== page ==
Much more to come in Iraq hostage
crisis By Syed Saleem Shahzad
KARACHI - The surge in hostage-taking in Iraq,
with the most recent involving two Pakistani nationals,
could be the prelude to many, as hundreds of foreigners
are missing in the country, a number of whom are
believed to have already been taken by the Iraqi
resistance to be displayed later.
The capture of
the two Pakistanis also serves as a warning that the
citizens of Muslim countries will be targeted if they
"collaborate" with the United States, even in the most
tenuous way as civilian workers in the country.
Sajid Naeem, 29, a driver, and Raja Azad, 49, an
engineer, went missing in Iraq on Friday after a convoy
of trucks in which they were traveling was attacked. The
two men work for al-Tamimi, a legal firm based in the
United Arab Emirates. An Iraqi militant group calling
itself the Islamic Army of Iraq said it had taken the
two for working for US forces and sentenced them to
death because Pakistan was discussing sending soldiers
Pakistan is considering sending about
1,000 troops under United Nations cover to guard UN
premises all over Iraq. However, Islamabad has also been
said to be considering dispatching up to 10,000
"non-combatant" troops for peacekeeping purposes.
This would take place once three other Muslim
countries, Yemen, Morocco and Jordan, fulfilled their
promises to provide troops for Iraq to join up with
soldiers from more than 30 countries (none of them
Muslim) already under US command in Iraq.
Previously, an Iraqi resistance group abducted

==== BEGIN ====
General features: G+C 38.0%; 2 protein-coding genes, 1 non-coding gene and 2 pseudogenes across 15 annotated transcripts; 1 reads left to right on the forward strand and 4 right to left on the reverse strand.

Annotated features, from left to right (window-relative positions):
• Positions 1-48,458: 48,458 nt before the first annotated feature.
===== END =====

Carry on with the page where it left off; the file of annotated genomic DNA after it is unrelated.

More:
Pakistani national Amjad Hafeez, but being a Muslim they
let him go.
Similarly, on Monday, Mohamed
Mamdouh Qutb, the third-highest Egyptian diplomat in
Iraq, who had been abducted outside a mosque last
Friday, was released "because of the religious faith and
moral qualities he possesses", according to a taped
message from the Lions of Allah Brigade broadcast on
alJazeera television. Iraqi Prime Minister Iyad Allawi
visited Cairo last week reportedly to discuss the option
of using Egyptian troops to train Iraq's forces.
The hostage-takers are unlikely to be as lenient
should Pakistan and other Muslim countries actually
commit troops. According to the latest available
information, two Pakistanis, an Egyptian, three Indians,
two Kenyans and two Jordanians are being held.
group calling itself the Bearers of the Black Banners
said it was holding the Egyptians, Indians and three
Kenyans. It says the detained men all drove trucks for
the Kuwaiti company al-Tamimi, which supports the US
military in Iraq by transporting supplies.
two Jordanians, also truck drivers, were kidnapped and
threatened with execution by a group calling itself the
Mujahideen Corps. According to a taped message from the
kidnappers aired by Associated Press Television Network,
if the Jordanian construction and catering company they
work for, Daoud and Partners, does not stop doing
business with the US military, the men will be killed.
The Times of India, quoting the Kuwait News
Agency (KUNA), said more than 100 Pakistanis were
missing in Iraq. These include job-seekers lured by a